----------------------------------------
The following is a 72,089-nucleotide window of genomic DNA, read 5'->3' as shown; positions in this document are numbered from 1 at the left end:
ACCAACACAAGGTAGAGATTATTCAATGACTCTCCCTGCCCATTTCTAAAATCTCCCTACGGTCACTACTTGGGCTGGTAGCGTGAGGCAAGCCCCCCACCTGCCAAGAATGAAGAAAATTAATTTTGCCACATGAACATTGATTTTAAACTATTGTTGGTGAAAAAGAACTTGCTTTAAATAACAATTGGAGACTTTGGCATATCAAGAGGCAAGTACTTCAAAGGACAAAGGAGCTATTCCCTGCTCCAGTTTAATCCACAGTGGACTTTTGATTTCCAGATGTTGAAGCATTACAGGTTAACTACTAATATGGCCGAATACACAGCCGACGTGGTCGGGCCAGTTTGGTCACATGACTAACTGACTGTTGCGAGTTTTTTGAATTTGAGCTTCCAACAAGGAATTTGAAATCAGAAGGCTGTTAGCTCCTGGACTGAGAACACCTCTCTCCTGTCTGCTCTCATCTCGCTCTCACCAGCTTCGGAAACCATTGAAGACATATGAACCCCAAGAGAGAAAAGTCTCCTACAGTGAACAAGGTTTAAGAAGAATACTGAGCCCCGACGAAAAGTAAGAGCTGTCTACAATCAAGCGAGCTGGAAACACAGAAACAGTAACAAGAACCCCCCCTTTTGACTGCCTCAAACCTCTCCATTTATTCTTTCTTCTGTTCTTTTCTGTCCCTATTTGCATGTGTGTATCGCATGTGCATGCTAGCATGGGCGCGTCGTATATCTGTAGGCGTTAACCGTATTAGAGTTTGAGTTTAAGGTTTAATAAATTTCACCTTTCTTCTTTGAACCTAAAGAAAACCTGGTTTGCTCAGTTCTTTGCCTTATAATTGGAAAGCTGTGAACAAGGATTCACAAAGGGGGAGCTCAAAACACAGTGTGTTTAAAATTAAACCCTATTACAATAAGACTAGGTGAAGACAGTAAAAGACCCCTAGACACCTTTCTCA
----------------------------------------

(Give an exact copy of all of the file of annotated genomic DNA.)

The following is a 72,089-nucleotide window of genomic DNA, read 5'->3' as shown; positions in this document are numbered from 1 at the left end:
ACCAACACAAGGTAGAGATTATTCAATGACTCTCCCTGCCCATTTCTAAAATCTCCCTACGGTCACTACTTGGGCTGGTAGCGTGAGGCAAGCCCCCCACCTGCCAAGAATGAAGAAAATTAATTTTGCCACATGAACATTGATTTTAAACTATTGTTGGTGAAAAAGAACTTGCTTTAAATAACAATTGGAGACTTTGGCATATCAAGAGGCAAGTACTTCAAAGGACAAAGGAGCTATTCCCTGCTCCAGTTTAATCCACAGTGGACTTTTGATTTCCAGATGTTGAAGCATTACAGGTTAACTACTAATATGGCCGAATACACAGCCGACGTGGTCGGGCCAGTTTGGTCACATGACTAACTGACTGTTGCGAGTTTTTTGAATTTGAGCTTCCAACAAGGAATTTGAAATCAGAAGGCTGTTAGCTCCTGGACTGAGAACACCTCTCTCCTGTCTGCTCTCATCTCGCTCTCACCAGCTTCGGAAACCATTGAAGACATATGAACCCCAAGAGAGAAAAGTCTCCTACAGTGAACAAGGTTTAAGAAGAATACTGAGCCCCGACGAAAAGTAAGAGCTGTCTACAATCAAGCGAGCTGGAAACACAGAAACAGTAACAAGAACCCCCCCTTTTGACTGCCTCAAACCTCTCCATTTATTCTTTCTTCTGTTCTTTTCTGTCCCTATTTGCATGTGTGTATCGCATGTGCATGCTAGCATGGGCGCGTCGTATATCTGTAGGCGTTAACCGTATTAGAGTTTGAGTTTAAGGTTTAATAAATTTCACCTTTCTTCTTTGAACCTAAAGAAAACCTGGTTTGCTCAGTTCTTTGCCTTATAATTGGAAAGCTGTGAACAAGGATTCACAAAGGGGGAGCTCAAAACACAGTGTGTTTAAAATTAAACCCTATTACAATAAGACTAGGTGAAGACAGTAAAAGACCCCTAGACACCTTTCTCA